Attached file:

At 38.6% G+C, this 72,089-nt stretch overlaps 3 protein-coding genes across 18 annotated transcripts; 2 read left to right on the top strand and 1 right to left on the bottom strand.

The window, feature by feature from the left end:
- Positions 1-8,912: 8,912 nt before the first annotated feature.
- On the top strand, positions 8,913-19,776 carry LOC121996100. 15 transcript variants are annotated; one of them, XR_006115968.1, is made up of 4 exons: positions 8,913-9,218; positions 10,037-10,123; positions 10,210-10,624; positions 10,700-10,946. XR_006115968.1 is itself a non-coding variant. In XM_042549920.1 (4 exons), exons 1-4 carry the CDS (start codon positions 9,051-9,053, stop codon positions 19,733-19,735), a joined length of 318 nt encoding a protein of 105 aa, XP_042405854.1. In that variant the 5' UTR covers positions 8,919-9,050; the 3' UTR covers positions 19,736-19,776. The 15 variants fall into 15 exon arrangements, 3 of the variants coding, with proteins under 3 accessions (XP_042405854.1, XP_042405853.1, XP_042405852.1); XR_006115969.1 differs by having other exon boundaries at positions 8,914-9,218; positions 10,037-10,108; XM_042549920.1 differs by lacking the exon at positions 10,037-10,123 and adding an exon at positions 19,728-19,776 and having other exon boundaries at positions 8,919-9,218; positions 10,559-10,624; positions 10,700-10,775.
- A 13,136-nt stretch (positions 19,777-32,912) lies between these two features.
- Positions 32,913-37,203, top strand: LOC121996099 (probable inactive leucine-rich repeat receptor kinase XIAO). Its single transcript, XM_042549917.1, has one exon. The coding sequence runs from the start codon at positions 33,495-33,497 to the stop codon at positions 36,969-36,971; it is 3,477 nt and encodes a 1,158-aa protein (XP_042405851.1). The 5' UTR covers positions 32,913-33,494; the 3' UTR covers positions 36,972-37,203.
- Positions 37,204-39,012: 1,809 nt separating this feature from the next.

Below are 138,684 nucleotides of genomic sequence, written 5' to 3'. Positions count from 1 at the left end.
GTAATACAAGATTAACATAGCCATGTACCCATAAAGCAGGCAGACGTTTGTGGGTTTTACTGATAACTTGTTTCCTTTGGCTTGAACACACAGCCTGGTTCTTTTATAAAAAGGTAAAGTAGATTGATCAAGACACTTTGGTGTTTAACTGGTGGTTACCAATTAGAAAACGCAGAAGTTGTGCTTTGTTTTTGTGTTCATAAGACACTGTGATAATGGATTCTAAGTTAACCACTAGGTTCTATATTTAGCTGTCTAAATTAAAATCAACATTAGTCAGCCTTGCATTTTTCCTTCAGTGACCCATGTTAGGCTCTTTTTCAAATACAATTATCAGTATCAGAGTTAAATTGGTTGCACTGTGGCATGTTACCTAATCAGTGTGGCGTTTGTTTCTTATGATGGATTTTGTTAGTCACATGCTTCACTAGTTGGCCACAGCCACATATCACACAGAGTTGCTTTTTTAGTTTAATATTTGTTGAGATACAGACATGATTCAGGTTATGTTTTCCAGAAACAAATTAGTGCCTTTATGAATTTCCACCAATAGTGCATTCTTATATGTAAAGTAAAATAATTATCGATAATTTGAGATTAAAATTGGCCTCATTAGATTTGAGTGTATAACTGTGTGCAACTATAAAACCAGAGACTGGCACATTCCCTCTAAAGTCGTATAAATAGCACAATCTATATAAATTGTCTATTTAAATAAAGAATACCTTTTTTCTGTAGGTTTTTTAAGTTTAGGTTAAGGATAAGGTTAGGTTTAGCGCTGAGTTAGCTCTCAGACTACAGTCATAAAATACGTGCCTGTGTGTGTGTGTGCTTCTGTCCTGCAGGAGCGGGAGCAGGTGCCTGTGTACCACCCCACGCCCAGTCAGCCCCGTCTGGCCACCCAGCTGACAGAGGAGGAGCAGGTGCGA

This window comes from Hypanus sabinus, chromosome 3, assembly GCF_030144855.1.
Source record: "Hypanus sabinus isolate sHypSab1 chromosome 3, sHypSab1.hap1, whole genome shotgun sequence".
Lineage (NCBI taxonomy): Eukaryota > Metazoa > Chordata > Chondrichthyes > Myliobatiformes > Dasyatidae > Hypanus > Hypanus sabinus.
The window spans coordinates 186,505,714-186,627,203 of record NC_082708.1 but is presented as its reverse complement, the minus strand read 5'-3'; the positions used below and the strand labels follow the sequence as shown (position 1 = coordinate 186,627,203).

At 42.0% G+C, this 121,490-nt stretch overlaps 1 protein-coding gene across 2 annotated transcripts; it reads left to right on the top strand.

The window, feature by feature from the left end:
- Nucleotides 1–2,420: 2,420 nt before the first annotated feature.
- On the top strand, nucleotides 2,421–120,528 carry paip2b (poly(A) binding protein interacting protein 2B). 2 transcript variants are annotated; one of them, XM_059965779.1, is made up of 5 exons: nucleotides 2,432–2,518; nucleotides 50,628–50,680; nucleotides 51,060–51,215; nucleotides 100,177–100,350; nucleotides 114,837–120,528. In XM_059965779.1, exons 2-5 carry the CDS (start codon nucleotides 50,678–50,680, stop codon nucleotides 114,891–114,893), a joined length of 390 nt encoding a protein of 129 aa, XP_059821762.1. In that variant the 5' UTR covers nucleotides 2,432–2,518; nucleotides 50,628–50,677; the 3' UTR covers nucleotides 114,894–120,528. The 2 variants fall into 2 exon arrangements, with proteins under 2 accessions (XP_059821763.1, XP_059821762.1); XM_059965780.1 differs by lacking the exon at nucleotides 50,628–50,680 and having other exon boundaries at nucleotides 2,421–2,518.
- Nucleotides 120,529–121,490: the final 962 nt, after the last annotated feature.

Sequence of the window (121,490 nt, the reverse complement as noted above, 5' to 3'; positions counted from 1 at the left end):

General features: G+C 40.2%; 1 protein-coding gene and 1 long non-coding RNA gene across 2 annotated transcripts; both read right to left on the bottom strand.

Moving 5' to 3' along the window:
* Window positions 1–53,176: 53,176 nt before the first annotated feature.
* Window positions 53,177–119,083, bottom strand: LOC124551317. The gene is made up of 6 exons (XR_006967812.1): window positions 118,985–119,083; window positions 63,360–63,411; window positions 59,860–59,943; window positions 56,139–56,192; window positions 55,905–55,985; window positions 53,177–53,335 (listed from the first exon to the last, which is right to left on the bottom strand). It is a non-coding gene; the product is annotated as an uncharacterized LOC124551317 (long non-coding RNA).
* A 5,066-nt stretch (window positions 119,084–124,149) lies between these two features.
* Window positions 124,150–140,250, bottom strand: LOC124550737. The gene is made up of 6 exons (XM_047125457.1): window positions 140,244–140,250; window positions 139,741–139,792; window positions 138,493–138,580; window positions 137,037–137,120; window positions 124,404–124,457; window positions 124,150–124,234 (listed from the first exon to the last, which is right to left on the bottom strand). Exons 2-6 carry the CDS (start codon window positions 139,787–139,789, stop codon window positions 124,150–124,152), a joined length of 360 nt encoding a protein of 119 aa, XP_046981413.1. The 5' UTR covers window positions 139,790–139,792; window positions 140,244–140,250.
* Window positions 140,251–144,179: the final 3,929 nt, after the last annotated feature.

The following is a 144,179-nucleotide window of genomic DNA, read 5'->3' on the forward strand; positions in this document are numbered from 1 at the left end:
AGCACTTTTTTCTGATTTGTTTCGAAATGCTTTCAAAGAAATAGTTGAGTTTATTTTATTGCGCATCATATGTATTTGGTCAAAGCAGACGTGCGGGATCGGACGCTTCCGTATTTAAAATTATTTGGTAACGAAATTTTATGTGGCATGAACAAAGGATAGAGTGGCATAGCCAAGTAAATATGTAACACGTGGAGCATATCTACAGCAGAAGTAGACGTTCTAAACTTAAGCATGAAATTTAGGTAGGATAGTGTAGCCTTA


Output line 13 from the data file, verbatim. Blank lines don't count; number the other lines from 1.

The window spans coordinates 186,505,714-186,627,203 of record NC_082708.1 but is presented as its reverse complement, the minus strand read 5'-3'; the positions used below and the strand labels follow the sequence as shown (position 1 = coordinate 186,627,203).